To recreate wear in a laboratory setting, a complicated combination of interrelated properties need to be determined. The objective is that the test provides predictive performance under a specified set of criteria and correlate with end-use performance. However it is both difficult and complicated to develop the test methodology.
Steps to Follow
The steps that need to followed are:
Step 1 – Identify the Purpose of the Test
Before conducting any laboratory test, the first step is to establish the purpose of the test. By formally stating the objectives, one needs to define why one is undergoing the tests. Laboratory tests can offer considerable insight into a number of factors that contribute to the materials performance, and it is easy to become distracted.
Step 2 – Identify the Dominant Wear Mechanism
Careful consideration needs to be given to the wear mode and the wear system in order to generate useful data. The wear system includes the materials that experience the relative movement. The wear mode or modes is established by how the system wears. The identification of the dominant wear mechanism at the start of the test will help ensure meaningful results.
How are the conditions that a product needs to be exposed are determined? In case field failure is studied the surface wear appearance is studied from an actual component. It is possible to match the operating conditions. It is important to remember that there may be several wear modes at the same time and matching conditions in a lab is not perfect normally.
Before moving to the next step it is important to decide which wear mode is highly important. Also be aware of the system output and the wear process products. Simple guidelines are detailed below:
- Input to the wear system
- Mechanical action
- Type of motion
- Contact geometry
- Presence of lubricant or abrasive
- Relative sliding velocity (speed)
- Normal force (load)
- Sliding distance
- Materials that are interacting
- Output of the system
- Heat and/or Friction
- Material removal and/or Wear Debris
The International Standard ISO 6601 (Plastics – Friction and wear by sliding – Identification of test parameters) performs an excellent job determining parameters related to sliding wear on plastics. The parameters are classified into three groups:
- Intrinsic parameters related to the involved materials such as their surface condition, nature and finish. These include bulk properties such as physical characteristics, chemical composition, hardness, mechanical properties and surface properties such as physico-chemical characteristics and roughness.
- External parameters relating to the sliding conditions, such as applied load, sliding velocity, characteristics of the motion, mode of contact, ambient conditions (temperature, humidity), and interstitial substances (lubricant, wear debris).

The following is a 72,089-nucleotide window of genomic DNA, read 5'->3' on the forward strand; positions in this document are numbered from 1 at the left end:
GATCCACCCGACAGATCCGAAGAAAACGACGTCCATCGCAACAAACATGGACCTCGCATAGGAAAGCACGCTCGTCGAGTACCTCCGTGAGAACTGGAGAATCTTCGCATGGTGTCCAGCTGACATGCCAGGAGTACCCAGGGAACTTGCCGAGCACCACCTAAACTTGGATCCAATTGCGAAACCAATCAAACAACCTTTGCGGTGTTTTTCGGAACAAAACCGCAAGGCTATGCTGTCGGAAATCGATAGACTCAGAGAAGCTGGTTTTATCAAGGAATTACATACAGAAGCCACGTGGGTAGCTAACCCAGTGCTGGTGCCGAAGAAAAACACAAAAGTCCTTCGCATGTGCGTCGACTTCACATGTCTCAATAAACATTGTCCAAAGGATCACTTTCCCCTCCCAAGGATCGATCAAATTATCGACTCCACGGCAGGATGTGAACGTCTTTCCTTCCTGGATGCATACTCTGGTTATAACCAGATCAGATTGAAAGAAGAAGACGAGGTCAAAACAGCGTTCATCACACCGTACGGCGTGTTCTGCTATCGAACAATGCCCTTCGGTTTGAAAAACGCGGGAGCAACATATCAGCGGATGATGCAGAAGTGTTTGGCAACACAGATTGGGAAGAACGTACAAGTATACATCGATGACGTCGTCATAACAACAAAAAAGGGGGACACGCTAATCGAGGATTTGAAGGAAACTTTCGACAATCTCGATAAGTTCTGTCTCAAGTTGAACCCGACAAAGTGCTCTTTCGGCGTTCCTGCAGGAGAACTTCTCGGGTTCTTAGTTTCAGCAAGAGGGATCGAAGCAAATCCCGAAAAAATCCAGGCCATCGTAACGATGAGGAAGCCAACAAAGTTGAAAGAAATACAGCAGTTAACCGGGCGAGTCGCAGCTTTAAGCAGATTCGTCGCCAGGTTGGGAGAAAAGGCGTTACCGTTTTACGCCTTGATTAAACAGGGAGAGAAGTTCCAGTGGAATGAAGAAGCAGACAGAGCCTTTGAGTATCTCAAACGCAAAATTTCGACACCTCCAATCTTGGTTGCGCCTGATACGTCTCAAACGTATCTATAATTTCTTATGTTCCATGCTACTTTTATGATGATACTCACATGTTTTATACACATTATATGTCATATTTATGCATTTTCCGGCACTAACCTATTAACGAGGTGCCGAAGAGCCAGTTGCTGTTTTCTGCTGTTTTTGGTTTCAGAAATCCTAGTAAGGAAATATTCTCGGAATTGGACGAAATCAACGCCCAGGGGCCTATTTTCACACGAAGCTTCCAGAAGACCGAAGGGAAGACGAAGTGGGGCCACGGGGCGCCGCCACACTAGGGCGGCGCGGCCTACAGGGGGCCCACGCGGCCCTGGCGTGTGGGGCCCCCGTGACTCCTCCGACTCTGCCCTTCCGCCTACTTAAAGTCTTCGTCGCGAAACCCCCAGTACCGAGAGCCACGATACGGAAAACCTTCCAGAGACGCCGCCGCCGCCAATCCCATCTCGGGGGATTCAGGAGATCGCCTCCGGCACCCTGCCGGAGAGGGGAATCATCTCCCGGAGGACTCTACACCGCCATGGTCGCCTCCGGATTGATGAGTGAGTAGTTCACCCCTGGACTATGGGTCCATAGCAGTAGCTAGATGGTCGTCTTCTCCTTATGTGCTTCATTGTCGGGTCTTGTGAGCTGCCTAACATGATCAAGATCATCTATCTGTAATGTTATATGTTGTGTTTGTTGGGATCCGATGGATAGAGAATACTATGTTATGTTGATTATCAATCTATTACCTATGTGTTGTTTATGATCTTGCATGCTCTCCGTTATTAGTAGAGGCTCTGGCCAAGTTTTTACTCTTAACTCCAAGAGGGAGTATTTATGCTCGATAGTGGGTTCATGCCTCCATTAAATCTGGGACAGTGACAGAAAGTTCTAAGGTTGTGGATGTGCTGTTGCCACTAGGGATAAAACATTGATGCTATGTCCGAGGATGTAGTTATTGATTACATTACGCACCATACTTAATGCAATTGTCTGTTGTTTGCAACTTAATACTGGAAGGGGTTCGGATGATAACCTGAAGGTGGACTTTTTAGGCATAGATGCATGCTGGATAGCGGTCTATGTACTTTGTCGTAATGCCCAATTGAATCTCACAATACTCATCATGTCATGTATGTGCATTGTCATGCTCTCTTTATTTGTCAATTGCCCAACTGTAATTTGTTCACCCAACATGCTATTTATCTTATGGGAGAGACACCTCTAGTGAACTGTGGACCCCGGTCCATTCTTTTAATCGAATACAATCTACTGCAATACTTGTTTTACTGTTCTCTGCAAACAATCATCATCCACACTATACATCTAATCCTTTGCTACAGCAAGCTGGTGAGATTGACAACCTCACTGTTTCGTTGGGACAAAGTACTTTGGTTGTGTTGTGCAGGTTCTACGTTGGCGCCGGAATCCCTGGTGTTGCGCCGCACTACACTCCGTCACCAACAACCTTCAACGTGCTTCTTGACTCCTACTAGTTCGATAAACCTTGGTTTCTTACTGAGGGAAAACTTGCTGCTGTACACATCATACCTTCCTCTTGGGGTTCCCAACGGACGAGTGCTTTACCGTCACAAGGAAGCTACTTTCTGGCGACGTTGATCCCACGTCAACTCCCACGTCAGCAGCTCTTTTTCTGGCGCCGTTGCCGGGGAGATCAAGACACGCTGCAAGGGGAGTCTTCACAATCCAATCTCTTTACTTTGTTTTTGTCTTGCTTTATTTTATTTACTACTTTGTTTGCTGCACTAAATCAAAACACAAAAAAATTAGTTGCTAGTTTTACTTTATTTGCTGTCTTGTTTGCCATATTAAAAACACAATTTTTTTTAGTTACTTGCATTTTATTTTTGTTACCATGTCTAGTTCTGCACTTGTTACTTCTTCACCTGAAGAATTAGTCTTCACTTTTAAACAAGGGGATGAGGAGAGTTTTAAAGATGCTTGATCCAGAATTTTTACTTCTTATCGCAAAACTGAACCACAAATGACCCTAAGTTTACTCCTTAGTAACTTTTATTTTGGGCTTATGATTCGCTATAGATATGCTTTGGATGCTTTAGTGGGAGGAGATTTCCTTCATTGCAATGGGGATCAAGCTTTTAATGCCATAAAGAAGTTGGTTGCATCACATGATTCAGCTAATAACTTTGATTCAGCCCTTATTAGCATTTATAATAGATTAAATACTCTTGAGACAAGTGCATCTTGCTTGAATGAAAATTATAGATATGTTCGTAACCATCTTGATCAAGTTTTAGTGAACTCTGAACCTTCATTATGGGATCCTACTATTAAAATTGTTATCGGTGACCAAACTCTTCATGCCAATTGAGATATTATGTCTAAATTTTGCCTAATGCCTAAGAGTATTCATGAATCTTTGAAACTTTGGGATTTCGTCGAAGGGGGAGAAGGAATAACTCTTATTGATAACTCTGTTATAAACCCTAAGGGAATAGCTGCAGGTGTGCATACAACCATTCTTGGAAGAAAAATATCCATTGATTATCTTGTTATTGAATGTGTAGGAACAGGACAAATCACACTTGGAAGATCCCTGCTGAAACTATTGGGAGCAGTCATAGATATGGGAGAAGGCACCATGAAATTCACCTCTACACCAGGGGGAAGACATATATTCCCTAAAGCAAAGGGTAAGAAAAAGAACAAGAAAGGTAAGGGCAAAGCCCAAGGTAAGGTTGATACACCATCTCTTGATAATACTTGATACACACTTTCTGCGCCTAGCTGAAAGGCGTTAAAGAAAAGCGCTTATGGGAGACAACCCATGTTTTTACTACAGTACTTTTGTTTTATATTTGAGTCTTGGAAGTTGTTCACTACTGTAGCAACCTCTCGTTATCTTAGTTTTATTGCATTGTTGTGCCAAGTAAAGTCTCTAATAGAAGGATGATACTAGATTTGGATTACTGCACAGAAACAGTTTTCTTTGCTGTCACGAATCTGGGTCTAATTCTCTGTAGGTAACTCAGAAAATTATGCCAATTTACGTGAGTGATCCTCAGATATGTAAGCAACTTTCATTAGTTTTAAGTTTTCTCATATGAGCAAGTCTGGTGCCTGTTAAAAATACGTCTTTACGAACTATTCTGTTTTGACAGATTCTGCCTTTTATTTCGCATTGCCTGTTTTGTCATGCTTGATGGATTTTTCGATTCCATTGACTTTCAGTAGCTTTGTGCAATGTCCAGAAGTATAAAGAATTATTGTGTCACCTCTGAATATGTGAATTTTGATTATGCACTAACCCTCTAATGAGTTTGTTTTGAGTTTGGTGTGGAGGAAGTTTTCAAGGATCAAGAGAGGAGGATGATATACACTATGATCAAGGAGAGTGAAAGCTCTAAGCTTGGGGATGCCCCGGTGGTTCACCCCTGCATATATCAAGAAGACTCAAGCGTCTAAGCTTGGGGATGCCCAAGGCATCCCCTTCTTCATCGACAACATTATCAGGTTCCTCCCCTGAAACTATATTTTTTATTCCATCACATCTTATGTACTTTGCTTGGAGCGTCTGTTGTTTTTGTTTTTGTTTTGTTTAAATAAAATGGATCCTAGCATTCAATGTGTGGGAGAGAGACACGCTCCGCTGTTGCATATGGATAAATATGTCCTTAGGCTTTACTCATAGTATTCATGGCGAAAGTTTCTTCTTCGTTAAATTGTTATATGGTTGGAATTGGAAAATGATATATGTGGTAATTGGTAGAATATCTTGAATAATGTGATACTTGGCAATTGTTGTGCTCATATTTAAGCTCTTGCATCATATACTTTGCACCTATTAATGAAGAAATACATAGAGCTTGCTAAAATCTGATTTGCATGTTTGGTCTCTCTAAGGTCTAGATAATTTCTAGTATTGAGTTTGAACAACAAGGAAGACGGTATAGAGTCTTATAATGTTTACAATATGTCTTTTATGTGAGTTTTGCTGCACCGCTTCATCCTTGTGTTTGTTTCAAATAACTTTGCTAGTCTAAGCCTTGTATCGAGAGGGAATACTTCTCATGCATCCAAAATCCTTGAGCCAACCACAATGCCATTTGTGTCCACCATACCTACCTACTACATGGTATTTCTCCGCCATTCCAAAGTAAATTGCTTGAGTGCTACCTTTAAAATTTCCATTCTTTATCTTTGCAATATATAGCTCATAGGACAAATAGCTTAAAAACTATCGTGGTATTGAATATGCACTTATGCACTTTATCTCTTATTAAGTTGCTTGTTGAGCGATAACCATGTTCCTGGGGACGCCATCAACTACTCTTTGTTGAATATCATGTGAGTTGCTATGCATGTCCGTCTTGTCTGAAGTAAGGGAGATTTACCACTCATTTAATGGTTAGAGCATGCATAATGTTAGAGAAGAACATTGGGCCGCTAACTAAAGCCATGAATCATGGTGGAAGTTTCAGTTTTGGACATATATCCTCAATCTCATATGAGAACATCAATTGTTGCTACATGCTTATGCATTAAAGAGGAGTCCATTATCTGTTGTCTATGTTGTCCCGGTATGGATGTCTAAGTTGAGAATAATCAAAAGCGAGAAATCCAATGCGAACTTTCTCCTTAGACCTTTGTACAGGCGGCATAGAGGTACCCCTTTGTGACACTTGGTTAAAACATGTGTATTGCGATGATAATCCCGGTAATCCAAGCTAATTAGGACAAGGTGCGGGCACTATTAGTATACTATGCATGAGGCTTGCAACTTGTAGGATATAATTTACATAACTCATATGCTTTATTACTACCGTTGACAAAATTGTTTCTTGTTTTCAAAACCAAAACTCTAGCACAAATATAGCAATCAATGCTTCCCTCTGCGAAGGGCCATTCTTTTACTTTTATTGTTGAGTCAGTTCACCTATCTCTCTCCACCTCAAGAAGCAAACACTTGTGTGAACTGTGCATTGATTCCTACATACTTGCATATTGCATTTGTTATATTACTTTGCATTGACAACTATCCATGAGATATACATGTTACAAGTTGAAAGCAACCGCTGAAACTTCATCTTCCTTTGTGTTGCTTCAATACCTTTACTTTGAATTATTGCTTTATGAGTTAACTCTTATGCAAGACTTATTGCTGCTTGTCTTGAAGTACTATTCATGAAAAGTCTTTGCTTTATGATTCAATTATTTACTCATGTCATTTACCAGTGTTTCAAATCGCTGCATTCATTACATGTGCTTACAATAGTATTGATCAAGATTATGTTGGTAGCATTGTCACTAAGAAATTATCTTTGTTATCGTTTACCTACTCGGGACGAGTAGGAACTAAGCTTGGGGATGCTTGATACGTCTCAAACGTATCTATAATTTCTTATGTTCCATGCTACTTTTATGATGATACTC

- Parameters that are based on both the nature of the materials involved and the sliding conditions, particularly surface temperature of the rubbing surfaces.
Step 3 – Select/Establish Testing Methodology
The next step is to select a testing methodology and select a tester. Several industries have established test procedures and recommend instruments that might be used.
It is possible to obtain this data by contacting an industry association, testing lab or an organization such as ASTM International. If a method does not exist or you decide not to follow the industry standard, it is essential to select a test that models the system that needs to be studied. There are a number of widely used instruments to meet this goal and it may be essential to perform initial trials and match the wear mechanism.
A fundamental principal of establishing new abrasion tests is to use the simplest technique first and to stop once the required information is available. Mostly, the additional information that is obtained by studying additional factors does not justify the additional time and cost.
The general methodology for conducting abrasion tests should include some common reporting items in order to generate meaningful results. These include:
- Material documentation
- Statistical significance
- Surface conditions
- Role of time / distance
- Test environment
- Wear Measurement
It is also important to note that by developing a correlation between laboratory test results and field data is difficult and time consuming and may not be necessary in all cases. While it is important to establish a predictive wear model for design and component life estimation, no model is universally satisfactory owing to the many potential factors that could affect wear.
This information has been sourced, reviewed and adapted from materials provided by Taber Industries.
For more information on this source, please visit Taber Industries.